# Singular Value Decomposition (SVD) - Odd step in proof

There are a lot of proofs about the singular value decomposition of a matrix $$A \in \mathbb{R}^{m \times n}$$. Now this is the start of the proof in my textbook:

Take the symmetric matrix $$A^T \cdot A$$. Due to the spectral theorem, there exists an orthogonal matrix $$V$$ such that $$V^{-1} \cdot (A^TA)\cdot V = \Lambda$$, a diagonal matrix. The set of the columns of $$V$$ are an orthonormal basis of eigenvectors $$\{v_1, ..., v_n\}$$ in $$\mathbb{R}^n$$.

The textbook shows how $$||Av_i||^2 = \lambda_i$$, with $$\lambda_i$$ the eigenvalue of the eigenvector $$v_i$$. Now order the eigenvectors $$v_i$$ such that their corresponding eigenvalues are ordered from great to small, so that $$\lambda_1 \geq \lambda_2 \geq ... \geq \lambda_n \geq 0$$.

Now, note $$\sigma_i = \sqrt{\lambda_i} = ||Av_i||$$ for the singular values.

Suppose that there are $$r$$ singular values of $$A$$ that are non-zero: $$\sigma_1 \geq \sigma_2 \geq ... \sigma_r > 0 = \sigma_{r+1} = ... = \sigma_n$$.

Then the vectors $$A v_1, Av_2, ..., Av_r$$ are an orthogonal set of vectors, all non-zero, and so they are linear independent.

Now, my book says the following:

Since $$\{v_1, ..., v_j\}$$ is a basis for $$\mathbb{R}^n$$, the span of these vectors is the column space of A and so the image of $$L_A$$. Therefore, $$r$$ is the rank of $$A$$ and the dimension of $$L_A$$.

I frowned at this step. How can you tell that the span of $$A v_1, Av_2, ..., Av_r$$ is the column space of $$A$$? What exactly is $$Av_i$$, in fact?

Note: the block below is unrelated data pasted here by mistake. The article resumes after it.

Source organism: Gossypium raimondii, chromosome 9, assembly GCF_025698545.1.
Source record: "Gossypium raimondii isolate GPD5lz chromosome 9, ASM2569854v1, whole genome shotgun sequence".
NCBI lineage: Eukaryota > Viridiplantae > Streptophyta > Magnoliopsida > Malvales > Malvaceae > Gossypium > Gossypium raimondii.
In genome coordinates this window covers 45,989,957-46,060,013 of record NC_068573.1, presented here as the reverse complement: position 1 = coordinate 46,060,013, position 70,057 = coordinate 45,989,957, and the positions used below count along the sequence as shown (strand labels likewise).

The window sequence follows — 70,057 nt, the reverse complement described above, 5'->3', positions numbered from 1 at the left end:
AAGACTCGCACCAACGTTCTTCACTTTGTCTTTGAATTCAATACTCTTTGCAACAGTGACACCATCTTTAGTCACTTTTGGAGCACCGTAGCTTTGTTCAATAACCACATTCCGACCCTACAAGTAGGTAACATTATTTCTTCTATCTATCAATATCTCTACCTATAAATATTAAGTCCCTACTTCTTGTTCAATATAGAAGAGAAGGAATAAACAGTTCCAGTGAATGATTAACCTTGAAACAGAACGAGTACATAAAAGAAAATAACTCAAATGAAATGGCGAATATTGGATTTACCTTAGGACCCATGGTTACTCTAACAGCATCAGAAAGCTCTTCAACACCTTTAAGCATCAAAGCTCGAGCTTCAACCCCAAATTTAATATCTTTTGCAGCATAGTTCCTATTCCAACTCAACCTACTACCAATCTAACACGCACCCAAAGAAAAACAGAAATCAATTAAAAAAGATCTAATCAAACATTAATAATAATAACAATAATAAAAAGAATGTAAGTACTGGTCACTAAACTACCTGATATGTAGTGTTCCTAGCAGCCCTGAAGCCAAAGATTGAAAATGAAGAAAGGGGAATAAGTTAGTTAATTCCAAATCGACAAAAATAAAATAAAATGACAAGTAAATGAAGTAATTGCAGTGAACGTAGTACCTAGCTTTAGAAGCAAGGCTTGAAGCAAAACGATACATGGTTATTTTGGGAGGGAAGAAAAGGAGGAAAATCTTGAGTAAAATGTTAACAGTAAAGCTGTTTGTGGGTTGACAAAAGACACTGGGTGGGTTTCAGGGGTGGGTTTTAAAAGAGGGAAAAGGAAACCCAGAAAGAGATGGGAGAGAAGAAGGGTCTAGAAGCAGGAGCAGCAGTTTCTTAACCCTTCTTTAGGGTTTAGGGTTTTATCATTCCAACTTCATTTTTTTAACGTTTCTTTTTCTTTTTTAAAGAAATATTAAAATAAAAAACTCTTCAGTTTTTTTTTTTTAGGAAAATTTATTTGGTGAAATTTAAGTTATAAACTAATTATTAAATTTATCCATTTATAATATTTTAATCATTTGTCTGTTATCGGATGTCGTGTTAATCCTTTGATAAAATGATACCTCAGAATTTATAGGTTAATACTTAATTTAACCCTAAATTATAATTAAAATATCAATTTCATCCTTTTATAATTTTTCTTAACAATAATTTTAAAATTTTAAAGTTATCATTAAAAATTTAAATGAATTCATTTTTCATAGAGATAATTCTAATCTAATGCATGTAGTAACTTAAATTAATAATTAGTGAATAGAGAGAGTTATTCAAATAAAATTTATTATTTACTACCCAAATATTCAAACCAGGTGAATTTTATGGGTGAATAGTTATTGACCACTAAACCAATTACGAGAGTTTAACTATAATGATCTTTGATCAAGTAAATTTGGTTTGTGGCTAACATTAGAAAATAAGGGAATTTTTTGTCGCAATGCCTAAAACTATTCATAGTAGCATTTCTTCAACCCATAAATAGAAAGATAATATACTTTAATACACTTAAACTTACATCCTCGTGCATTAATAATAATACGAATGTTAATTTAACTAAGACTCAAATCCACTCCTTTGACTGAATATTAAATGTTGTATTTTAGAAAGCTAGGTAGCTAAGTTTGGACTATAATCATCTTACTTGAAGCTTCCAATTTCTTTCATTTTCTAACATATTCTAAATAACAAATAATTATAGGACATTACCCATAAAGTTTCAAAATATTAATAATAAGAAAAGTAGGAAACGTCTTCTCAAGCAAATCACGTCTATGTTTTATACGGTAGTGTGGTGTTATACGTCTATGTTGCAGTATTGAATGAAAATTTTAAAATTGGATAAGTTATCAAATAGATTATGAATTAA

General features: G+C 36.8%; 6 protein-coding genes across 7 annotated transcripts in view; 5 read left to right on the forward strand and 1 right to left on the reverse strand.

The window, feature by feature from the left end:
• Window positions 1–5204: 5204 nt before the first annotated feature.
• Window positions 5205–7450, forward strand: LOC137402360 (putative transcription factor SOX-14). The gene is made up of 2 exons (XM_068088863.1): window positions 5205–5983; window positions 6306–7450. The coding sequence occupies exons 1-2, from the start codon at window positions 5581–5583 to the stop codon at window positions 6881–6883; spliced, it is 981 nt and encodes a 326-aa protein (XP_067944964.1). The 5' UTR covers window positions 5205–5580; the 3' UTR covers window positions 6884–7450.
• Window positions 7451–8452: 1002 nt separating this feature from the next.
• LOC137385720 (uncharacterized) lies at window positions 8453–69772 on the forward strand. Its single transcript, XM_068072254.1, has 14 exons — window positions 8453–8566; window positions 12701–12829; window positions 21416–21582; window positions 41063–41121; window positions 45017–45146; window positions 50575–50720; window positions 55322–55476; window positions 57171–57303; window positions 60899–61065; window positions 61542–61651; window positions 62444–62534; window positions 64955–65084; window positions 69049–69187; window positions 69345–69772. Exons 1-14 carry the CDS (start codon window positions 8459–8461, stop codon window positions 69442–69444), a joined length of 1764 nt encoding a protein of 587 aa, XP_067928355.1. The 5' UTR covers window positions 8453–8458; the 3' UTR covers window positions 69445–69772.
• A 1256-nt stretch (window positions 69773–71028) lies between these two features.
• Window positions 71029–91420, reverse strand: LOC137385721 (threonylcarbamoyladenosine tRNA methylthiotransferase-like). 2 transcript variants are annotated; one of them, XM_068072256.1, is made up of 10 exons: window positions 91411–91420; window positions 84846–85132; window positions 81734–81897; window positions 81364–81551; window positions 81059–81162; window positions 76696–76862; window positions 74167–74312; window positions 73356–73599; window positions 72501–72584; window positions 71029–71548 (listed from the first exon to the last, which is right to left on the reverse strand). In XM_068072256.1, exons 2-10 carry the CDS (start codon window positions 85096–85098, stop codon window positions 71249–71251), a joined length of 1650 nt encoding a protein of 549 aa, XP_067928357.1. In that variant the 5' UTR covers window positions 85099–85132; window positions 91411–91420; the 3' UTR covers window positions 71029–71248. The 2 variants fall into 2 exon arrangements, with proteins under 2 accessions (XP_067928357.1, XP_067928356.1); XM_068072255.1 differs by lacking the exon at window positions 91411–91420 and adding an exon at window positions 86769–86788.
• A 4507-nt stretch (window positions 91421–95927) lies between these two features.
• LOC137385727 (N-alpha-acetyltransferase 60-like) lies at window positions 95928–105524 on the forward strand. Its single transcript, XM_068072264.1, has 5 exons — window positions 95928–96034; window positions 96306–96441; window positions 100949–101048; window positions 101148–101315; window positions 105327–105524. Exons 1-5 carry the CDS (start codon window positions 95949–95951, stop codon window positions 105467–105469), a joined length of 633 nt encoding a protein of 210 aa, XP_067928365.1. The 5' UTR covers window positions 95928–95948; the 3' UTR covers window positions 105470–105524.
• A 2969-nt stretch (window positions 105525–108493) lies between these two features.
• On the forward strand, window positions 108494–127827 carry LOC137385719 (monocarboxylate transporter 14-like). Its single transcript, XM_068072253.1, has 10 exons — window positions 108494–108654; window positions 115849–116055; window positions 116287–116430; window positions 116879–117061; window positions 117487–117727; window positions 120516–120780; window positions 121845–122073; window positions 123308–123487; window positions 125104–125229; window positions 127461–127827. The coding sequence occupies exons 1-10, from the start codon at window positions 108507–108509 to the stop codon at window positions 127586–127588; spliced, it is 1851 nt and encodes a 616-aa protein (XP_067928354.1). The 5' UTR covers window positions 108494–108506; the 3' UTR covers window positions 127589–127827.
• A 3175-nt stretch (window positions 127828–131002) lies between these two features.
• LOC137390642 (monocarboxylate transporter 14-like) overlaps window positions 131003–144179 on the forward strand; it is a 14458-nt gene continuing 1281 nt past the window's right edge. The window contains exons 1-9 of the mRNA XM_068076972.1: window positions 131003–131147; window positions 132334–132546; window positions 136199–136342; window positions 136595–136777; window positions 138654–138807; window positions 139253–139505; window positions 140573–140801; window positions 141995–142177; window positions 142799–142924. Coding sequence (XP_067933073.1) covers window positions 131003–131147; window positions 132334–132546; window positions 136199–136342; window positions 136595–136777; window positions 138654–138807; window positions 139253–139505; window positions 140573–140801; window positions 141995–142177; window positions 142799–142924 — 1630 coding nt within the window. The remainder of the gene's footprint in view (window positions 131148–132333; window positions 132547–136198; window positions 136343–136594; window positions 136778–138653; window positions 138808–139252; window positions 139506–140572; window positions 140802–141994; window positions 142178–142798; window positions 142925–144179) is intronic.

(The proof continues by orthonormalizing the vectors $$Av_i$$. Then it states $$AV = \begin{pmatrix}\sigma_1Av_1 & \sigma_2Av_2 & ... & \sigma_rAv_r & 0 & 0 & ... & 0 \end{pmatrix}$$, which I understand, and by creating the matrix $$\Sigma$$ of eigenvalues. The equation $$U\Sigma V^T = A$$ is the result.)

Please tell me if this is a duplicate question, but I haven't found it yet. I read Stuck in understanding Singular Value Decomposition (SVD) , but that proof is in the other direction: the rank is assumed there.

The column space of $$A$$ is the space spanned by its collumns. But, since the $$k$$th columns is $$Ae_k$$ (where $$e_k$$ is the $$k$$th vector of the standard basis of $$\mathbb R^n$$), the columns space of $$A$$ is$$\operatorname{span}\bigl(\{Ae_1,Ae_2,\ldots,Ae_n\}\bigr).$$But, since $$\{v_1,\ldots,v_n\}$$ is another basis of $$\mathbb R^n$$,$$\operatorname{span}\bigl(\{Ae_1,Ae_2,\ldots,Ae_n\}\bigr)=\operatorname{span}\bigl(\{Av_1,Av_2,\ldots,Av_n\}\bigr).$$